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The Killers Essay | Critical Essay #4

This Study Guide consists of approximately 59 pages of chapter summaries, quotes, character analysis, themes, and more - everything you need to sharpen your knowledge of The Killers.
This section contains 5,594 words
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Critical Essay #4

In the following essay, Berman explores the role vaudeville plays in the action and phiosophy of "The Killers."

Kenneth S. Lynn's biography of Hemingway states that

behind "The Killers" lay some obvious influences: Hemingway's firsthand acquaintance with petty criminals in Kansas City, his close observation of the men entering the back room in the Venice Cafe, and the steady attention he paid in the 20s to journalistic accounts, in European as well as in American newspapers, of the blood-drenched careers of Chicago hoodlums.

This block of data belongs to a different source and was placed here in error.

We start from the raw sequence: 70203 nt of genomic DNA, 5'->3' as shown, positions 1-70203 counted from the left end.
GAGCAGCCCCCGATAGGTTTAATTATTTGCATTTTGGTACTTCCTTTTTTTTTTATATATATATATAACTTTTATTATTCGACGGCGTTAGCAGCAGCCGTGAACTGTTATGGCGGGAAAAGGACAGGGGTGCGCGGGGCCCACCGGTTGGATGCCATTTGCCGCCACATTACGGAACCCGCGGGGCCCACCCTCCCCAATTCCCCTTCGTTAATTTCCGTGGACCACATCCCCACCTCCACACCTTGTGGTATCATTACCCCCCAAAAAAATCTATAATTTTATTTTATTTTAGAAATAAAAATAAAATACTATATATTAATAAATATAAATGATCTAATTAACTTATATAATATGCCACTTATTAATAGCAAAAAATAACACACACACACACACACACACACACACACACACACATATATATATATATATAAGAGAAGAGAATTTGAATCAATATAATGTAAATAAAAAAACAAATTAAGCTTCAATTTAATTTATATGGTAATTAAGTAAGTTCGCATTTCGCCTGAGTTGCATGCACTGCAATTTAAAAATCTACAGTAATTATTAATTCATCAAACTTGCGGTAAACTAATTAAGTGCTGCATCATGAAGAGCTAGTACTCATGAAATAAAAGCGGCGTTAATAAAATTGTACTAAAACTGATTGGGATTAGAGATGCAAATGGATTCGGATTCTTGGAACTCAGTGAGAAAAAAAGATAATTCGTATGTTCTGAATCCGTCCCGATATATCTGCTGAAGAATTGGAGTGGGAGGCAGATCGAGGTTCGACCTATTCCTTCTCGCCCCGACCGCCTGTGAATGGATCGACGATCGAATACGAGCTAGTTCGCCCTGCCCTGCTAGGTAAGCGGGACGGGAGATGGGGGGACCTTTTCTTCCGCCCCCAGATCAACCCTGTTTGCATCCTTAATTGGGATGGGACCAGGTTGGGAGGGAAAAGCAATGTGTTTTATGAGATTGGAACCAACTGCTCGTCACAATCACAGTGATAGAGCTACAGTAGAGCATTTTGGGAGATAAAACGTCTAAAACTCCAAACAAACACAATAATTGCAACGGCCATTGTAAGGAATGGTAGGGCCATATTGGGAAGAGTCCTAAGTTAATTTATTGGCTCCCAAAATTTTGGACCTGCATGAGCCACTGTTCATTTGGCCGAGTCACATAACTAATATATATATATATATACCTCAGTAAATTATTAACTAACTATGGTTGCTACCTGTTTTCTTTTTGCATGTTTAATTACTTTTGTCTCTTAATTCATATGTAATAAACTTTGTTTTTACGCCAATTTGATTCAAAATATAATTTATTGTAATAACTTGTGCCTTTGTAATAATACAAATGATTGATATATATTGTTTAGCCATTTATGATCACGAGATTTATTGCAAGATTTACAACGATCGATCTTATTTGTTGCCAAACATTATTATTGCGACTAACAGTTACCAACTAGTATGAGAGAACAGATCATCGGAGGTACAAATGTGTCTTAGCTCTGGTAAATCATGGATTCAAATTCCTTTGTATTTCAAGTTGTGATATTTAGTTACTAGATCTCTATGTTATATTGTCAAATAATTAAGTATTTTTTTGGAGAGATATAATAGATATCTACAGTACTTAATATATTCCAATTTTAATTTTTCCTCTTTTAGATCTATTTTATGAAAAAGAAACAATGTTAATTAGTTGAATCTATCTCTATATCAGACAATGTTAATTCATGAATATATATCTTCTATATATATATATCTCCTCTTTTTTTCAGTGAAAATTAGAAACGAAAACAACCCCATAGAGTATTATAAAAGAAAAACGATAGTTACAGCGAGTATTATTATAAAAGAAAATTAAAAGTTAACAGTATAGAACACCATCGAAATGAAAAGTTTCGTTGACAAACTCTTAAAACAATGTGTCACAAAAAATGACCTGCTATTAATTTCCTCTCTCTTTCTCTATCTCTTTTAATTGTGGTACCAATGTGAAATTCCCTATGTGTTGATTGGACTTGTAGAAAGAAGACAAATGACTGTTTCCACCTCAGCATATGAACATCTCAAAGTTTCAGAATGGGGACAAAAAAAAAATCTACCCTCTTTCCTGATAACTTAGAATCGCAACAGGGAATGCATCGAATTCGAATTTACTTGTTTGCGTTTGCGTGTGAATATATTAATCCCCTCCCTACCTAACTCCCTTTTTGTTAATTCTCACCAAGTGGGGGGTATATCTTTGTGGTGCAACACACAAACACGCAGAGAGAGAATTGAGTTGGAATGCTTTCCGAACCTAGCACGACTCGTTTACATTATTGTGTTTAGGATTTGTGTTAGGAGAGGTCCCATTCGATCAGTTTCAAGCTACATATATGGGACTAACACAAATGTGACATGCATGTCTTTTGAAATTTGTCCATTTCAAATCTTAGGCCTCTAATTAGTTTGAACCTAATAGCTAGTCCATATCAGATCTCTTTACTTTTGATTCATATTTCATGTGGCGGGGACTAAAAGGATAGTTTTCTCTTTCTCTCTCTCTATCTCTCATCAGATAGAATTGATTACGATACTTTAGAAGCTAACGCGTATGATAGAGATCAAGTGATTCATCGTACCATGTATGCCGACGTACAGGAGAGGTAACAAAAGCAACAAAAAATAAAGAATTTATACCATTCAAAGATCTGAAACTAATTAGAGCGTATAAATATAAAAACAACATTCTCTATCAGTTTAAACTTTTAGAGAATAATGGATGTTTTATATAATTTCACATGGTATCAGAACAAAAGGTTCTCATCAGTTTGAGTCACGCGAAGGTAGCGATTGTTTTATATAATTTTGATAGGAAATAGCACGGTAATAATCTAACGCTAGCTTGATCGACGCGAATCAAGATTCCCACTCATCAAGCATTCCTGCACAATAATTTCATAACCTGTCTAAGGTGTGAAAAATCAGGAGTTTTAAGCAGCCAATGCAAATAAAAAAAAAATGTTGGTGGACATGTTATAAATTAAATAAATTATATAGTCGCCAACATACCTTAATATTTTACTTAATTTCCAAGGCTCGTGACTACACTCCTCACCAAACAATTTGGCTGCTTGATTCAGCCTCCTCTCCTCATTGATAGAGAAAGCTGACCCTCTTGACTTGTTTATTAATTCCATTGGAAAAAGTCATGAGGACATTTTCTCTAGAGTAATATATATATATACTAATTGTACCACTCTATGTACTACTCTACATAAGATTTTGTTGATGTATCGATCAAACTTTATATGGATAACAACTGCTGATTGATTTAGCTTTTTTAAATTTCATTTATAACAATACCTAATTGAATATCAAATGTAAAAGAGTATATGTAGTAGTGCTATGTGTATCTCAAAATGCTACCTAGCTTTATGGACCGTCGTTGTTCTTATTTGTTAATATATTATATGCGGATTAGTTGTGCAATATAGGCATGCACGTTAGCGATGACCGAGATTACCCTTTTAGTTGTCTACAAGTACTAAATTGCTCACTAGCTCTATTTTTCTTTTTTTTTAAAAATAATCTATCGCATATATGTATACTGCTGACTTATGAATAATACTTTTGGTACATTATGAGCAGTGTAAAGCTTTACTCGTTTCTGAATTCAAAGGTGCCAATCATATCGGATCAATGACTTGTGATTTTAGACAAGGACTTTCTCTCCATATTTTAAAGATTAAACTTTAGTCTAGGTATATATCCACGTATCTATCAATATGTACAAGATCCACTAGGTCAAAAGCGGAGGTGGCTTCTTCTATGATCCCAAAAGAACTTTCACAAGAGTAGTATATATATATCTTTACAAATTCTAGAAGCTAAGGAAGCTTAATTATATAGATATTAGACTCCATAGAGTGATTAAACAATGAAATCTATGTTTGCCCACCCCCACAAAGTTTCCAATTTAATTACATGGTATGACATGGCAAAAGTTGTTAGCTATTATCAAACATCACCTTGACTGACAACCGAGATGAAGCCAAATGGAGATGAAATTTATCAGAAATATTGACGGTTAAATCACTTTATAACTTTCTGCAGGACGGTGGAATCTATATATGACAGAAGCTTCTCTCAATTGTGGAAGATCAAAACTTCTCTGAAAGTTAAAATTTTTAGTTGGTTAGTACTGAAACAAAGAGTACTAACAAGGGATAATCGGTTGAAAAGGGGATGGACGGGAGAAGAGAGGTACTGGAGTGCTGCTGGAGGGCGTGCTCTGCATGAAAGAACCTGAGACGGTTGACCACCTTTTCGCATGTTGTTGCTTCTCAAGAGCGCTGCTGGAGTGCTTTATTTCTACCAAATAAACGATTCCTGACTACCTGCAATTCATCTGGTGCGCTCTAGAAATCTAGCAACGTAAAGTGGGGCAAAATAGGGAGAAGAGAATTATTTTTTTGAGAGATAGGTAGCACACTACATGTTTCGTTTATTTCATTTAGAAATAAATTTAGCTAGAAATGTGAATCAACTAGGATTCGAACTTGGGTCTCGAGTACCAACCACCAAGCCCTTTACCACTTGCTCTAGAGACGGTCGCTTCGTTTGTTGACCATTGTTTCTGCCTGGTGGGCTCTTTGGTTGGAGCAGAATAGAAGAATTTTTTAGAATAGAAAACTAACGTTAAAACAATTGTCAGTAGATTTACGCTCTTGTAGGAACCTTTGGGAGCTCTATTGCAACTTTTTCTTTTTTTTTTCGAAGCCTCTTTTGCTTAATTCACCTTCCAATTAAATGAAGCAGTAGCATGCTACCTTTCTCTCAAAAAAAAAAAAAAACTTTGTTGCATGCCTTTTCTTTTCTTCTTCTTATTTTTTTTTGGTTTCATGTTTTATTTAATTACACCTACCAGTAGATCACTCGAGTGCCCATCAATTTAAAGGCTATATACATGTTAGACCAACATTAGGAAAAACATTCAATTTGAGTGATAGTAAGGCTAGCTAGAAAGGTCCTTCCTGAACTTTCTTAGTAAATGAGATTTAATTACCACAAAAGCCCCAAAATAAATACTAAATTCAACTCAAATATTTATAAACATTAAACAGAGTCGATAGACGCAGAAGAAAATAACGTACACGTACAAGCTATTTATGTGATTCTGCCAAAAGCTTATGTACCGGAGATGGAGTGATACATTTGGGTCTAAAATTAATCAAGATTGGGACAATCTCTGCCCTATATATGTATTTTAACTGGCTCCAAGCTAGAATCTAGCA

Behind the story also is Hemingway's acquaintance by 1926 with vaudeville and with the idea of vaudeville. The connection has long been noted: in 1959, Cleanth Brooks and Robert Penn Warren mentioned the "vaudeville team" of Max and Al, and the "gag" and "dialogue" that remind the reader of their "unreal and theatrical quality." The essay is, however, only the briefest of sketches on the subject.

By...

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This section contains 5,594 words
(approx. 19 pages at 300 words per page)
Purchase our The Killers Study Guide
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The Killers from BookRags and Gale's For Students Series. ©2005-2006 Thomson Gale, a part of the Thomson Corporation. All rights reserved.
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